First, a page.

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No school closures after Christmas holiday break, says Ontario education minister

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Ontario elementary and secondary schools will not close for an extended winter break, says Education Minister Stephen Lecce.

Closures aren’t needed given Ontario’s “strong safety protocols, low levels of (COVID-19) transmission and safety within our schools,” Lecce announced Wednesday afternoon. He said he had consulted with Chief Medical Officer of Health Dr. David Williams and the province’s public health measures advisory table.

That ended speculation about school buildings remaining closed in January for a period of time after the Christmas break.

Earlier in the week, Lecce told reporters the government was considering having students spend “some period out of class” in January, perhaps switching to online learning.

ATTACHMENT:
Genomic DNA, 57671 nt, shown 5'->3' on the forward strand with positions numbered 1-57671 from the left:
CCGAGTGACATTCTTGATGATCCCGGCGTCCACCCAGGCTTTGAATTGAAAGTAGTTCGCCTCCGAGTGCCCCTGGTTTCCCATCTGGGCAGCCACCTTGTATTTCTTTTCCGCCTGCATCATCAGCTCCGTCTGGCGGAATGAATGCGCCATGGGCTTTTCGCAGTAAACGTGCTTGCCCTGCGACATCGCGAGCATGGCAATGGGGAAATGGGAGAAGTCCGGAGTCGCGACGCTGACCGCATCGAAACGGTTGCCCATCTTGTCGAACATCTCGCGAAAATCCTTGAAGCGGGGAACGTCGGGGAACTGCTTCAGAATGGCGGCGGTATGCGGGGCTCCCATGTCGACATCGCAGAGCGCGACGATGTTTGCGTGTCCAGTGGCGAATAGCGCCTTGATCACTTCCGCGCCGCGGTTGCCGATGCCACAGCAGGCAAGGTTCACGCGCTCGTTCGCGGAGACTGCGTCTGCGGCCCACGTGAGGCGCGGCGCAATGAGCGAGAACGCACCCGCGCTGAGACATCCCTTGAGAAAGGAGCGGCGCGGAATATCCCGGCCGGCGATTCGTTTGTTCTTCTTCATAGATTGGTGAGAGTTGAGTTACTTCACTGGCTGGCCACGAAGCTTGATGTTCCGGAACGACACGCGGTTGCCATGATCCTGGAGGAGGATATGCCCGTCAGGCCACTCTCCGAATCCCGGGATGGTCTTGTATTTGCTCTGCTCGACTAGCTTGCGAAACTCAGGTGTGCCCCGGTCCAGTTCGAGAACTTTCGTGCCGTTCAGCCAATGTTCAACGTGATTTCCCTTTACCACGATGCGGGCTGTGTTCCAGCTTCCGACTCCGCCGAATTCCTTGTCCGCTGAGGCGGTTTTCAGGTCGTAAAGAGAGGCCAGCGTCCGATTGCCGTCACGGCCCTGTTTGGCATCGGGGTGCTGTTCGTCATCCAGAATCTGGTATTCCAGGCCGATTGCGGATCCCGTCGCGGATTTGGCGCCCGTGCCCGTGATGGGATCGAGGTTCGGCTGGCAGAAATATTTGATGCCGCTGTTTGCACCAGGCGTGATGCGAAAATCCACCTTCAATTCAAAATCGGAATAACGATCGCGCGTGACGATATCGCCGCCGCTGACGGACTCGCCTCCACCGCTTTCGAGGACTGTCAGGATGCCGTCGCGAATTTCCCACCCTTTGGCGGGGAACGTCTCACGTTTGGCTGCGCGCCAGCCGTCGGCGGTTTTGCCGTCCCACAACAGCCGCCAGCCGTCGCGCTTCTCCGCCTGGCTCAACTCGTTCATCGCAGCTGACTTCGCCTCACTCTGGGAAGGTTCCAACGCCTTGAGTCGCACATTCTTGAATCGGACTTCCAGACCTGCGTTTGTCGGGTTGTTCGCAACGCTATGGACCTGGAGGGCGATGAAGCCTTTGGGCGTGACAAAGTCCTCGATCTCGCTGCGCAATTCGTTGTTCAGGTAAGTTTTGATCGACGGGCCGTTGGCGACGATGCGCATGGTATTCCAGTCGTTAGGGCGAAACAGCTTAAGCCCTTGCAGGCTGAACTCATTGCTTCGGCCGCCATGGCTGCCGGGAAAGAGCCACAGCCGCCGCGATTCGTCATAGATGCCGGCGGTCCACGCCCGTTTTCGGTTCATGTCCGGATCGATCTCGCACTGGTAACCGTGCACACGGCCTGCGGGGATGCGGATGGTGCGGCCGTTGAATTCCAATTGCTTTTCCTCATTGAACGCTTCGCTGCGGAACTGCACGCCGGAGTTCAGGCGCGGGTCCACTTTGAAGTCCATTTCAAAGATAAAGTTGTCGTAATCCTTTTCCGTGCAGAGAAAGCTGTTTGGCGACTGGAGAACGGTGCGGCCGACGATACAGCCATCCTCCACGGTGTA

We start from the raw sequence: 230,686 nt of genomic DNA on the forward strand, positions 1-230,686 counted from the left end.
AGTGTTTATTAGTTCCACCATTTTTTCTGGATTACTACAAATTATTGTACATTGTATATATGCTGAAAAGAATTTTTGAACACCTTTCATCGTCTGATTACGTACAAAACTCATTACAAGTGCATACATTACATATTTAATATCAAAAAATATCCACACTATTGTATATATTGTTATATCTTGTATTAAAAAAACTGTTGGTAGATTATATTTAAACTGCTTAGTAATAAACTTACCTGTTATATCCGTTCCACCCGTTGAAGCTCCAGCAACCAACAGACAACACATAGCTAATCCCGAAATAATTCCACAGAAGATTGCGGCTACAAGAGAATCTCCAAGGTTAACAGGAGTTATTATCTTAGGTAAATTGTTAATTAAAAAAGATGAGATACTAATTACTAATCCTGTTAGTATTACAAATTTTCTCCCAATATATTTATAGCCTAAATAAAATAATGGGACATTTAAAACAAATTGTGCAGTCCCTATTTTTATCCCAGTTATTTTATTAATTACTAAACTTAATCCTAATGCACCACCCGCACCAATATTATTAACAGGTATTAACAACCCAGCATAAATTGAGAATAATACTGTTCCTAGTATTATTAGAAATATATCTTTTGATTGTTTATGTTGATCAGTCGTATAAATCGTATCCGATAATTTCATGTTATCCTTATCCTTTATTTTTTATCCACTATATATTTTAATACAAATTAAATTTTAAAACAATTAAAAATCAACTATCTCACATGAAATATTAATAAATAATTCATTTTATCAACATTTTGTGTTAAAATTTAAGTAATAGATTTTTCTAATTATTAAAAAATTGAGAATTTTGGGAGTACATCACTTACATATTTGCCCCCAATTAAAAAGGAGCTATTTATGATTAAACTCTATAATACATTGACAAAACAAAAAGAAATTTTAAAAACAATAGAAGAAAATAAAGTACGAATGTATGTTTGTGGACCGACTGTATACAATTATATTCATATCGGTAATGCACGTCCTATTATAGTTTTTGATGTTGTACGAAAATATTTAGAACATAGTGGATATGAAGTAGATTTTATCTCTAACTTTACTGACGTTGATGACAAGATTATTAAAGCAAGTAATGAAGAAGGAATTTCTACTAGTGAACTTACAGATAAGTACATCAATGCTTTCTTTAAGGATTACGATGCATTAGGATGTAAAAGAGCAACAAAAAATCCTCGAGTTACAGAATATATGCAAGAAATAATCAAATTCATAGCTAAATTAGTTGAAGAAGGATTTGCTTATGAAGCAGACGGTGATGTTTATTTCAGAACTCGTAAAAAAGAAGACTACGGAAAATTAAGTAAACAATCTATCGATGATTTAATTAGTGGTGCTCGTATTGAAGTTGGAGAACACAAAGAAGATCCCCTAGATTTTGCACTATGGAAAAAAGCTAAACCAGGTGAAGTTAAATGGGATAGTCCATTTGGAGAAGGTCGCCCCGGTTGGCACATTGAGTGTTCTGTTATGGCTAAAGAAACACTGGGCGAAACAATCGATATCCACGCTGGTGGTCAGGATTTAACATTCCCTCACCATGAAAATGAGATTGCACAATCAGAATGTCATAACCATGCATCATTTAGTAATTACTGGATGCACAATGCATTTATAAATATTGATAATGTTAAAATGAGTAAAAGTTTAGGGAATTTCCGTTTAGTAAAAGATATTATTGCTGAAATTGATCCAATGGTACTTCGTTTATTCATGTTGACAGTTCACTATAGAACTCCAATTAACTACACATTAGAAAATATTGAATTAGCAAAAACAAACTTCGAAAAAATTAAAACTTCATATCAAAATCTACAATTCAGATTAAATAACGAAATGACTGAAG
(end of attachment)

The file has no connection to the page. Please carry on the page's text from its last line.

In a statement, Lecce said that even though rates of community transmission of COVID-19 are increasing, “schools have been remarkably successful at minimizing outbreaks to ensure that our kids stay safe and learning in their classrooms.”

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Windy start to the week in Ottawa

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OTTAWA — It’s a blustery Monday in the capital with wind gusts of up to 50 km/hour expected throughout the day.

Environment Canada is forecasting a high of 4 C with a 60 per cent chance of showers or flurries before the wind dies down later this evening.

There’s a chance of flurries on Tuesday as well with a high of -1 C. The overnight low will dip to an unseasonal -9 C.  

Wednesday’s high will be just -5 C with lots of sunshine.

Seasonal temperatures return for the rest of the week..